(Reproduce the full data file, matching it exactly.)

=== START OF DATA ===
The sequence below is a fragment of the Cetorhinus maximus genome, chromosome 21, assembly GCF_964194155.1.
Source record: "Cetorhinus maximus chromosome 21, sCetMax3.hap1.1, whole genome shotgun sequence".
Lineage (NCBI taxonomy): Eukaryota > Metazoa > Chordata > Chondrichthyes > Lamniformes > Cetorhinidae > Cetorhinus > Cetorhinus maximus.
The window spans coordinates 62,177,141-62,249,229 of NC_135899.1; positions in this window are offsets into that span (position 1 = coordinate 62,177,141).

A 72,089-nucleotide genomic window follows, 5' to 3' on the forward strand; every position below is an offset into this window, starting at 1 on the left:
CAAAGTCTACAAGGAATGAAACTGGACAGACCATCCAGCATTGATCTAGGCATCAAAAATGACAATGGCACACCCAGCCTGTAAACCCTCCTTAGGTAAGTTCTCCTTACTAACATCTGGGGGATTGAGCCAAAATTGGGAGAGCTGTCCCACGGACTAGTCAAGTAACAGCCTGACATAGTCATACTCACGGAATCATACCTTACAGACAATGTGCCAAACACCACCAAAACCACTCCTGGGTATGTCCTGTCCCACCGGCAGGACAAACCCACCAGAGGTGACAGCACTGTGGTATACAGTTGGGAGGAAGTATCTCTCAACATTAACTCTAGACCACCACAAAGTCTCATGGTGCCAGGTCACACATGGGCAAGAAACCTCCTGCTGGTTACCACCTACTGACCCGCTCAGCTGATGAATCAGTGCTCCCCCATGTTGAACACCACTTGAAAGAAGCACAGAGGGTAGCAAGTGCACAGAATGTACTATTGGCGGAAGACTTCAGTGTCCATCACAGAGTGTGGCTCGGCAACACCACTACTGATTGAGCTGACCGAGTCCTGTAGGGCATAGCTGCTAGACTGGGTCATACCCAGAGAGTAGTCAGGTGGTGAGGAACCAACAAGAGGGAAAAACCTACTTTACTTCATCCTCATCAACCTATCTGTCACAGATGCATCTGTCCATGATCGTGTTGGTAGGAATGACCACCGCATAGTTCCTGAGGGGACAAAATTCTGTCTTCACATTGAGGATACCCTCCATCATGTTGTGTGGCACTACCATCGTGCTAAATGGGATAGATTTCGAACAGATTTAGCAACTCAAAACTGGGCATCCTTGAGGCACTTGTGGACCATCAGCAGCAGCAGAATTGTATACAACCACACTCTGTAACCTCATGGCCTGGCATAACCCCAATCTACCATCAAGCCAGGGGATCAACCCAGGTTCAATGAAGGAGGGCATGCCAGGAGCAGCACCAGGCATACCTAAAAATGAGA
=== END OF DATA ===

The sequence below is a fragment of the Cetorhinus maximus genome, chromosome 21, assembly GCF_964194155.1.
Source record: "Cetorhinus maximus chromosome 21, sCetMax3.hap1.1, whole genome shotgun sequence".
Lineage (NCBI taxonomy): Eukaryota > Metazoa > Chordata > Chondrichthyes > Lamniformes > Cetorhinidae > Cetorhinus > Cetorhinus maximus.
The window spans coordinates 62,177,141-62,249,229 of NC_135899.1; positions in this window are offsets into that span (position 1 = coordinate 62,177,141).

A 72,089-nucleotide genomic window follows, 5' to 3' on the forward strand; every position below is an offset into this window, starting at 1 on the left:
CAAAGTCTACAAGGAATGAAACTGGACAGACCATCCAGCATTGATCTAGGCATCAAAAATGACAATGGCACACCCAGCCTGTAAACCCTCCTTAGGTAAGTTCTCCTTACTAACATCTGGGGGATTGAGCCAAAATTGGGAGAGCTGTCCCACGGACTAGTCAAGTAACAGCCTGACATAGTCATACTCACGGAATCATACCTTACAGACAATGTGCCAAACACCACCAAAACCACTCCTGGGTATGTCCTGTCCCACCGGCAGGACAAACCCACCAGAGGTGACAGCACTGTGGTATACAGTTGGGAGGAAGTATCTCTCAACATTAACTCTAGACCACCACAAAGTCTCATGGTGCCAGGTCACACATGGGCAAGAAACCTCCTGCTGGTTACCACCTACTGACCCGCTCAGCTGATGAATCAGTGCTCCCCCATGTTGAACACCACTTGAAAGAAGCACAGAGGGTAGCAAGTGCACAGAATGTACTATTGGCGGAAGACTTCAGTGTCCATCACAGAGTGTGGCTCGGCAACACCACTACTGATTGAGCTGACCGAGTCCTGTAGGGCATAGCTGCTAGACTGGGTCATACCCAGAGAGTAGTCAGGTGGTGAGGAACCAACAAGAGGGAAAAACCTACTTTACTTCATCCTCATCAACCTATCTGTCACAGATGCATCTGTCCATGATCGTGTTGGTAGGAATGACCACCGCATAGTTCCTGAGGGGACAAAATTCTGTCTTCACATTGAGGATACCCTCCATCATGTTGTGTGGCACTACCATCGTGCTAAATGGGATAGATTTCGAACAGATTTAGCAACTCAAAACTGGGCATCCTTGAGGCACTTGTGGACCATCAGCAGCAGCAGAATTGTATACAACCACACTCTGTAACCTCATGGCCTGGCATAACCCCAATCTACCATCAAGCCAGGGGATCAACCCAGGTTCAATGAAGGAGGGCATGCCAGGAGCAGCACCAGGCATACCTAAAAATGAGA